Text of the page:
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Facing green hurdles, Rio Tinto pulls out of diamond mine in MP

The diamond mine was expected to yield Rs 2,058 crore and Rs 208 crore towards royalty and taxes, respectively, to the state once excavation began.

Written by Jay Mazoomdaar | New Delhi |
Updated: August 20, 2016 1:38:29 am

Asked to explore the possibility of underground mining and wait until the Ken-Betwa river linking project was finalised, mining giant Rio Tinto on Friday decided to close its Rs 2,200-crore diamond mine project in Madhya Pradesh.

“As part of its ongoing efforts to drive shareholder value by conserving cash and cutting costs further, Rio Tinto has decided to not proceed with development of its Bunder project in India. Accordingly, we will be seeking to close all project infrastructure by the end of year 2016,” Rio Tinto Exploration India Private Limited said in a statement emailed to The Indian Express.

It is a setback for the Madhya Pradesh government as Chief Minister Shivraj Singh Chauhan had himself pushed for the statutory clearances required for the project. The diamond mine was expected to yield Rs 2,058 crore and Rs 208 crore towards royalty and taxes, respectively, to the state once excavation began.

Rio Tinto, say company sources in India, has already invested over Rs 400 crore on prospecting etc and hired more than 300 people at the project site. “Rio Tinto will offer a fair and equitable Voluntary Severance Scheme to contractors employed at the project site,” the company’s Indian arm said in the statement. The country’s first private diamond mining project was red-flagged for undermining the wildlife corridor between the Panna Tiger Reserve and the Navardehi Wildlife Sanctuary. This July, a report by the National Tiger Conservation Authority said that the project “has the potential to disrupt tiger dispersal around Panna landscape”.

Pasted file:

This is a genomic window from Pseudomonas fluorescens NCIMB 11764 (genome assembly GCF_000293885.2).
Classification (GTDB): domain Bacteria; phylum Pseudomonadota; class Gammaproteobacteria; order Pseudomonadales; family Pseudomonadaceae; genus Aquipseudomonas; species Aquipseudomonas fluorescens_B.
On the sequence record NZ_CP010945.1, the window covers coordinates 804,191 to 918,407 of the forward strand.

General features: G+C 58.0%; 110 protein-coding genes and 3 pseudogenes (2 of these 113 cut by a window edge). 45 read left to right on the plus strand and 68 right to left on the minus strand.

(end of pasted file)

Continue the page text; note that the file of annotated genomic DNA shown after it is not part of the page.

Accordingly, the environment ministry sought to limit mining only to 76.43 hectares out of the total 971 hectare project. In a letter to the state government on August 10, the ministry further conveyed that surface extraction “would entail greater extent of forest land use leading to permanent loss of the high quality forest areas” and “the project proponent may also explore the possibility of underground (mining)”.

As per government records, the estimated deposit of diamond at the site is 34.2 million carat. While pulling out of the project, Rio Tinto has reiterated that “the Bunder deposit is a high-quality discovery” and offered to help the state and the Union government in finding a “third-party investor to carry forward the development of the project”.

Madhya Pradesh granted reconnaissance permit to Rio Tinto for diamond mining in Chhatarpur’s Bunder area in 2004. The Shivraj Singh Chouhan government signed a support agreement with the company in 2010 and subsequently issued a letter of intent for a 30-year lease in 2012. Indian Bureau of Mines approved the mining plan in 2013 and the project is awaiting forest clearance since 2014.

Asked to wait and also explore underground mining

The diamond mine was expected to yield Rs 2,058 crore and Rs 208 crore towards royalty and taxes, respectively, to the state once excavation began. It is a setback for the Madhya Pradesh government as Chief Minister Shivraj Singh Chauhan had himself pushed for the statutory clearances required for the project

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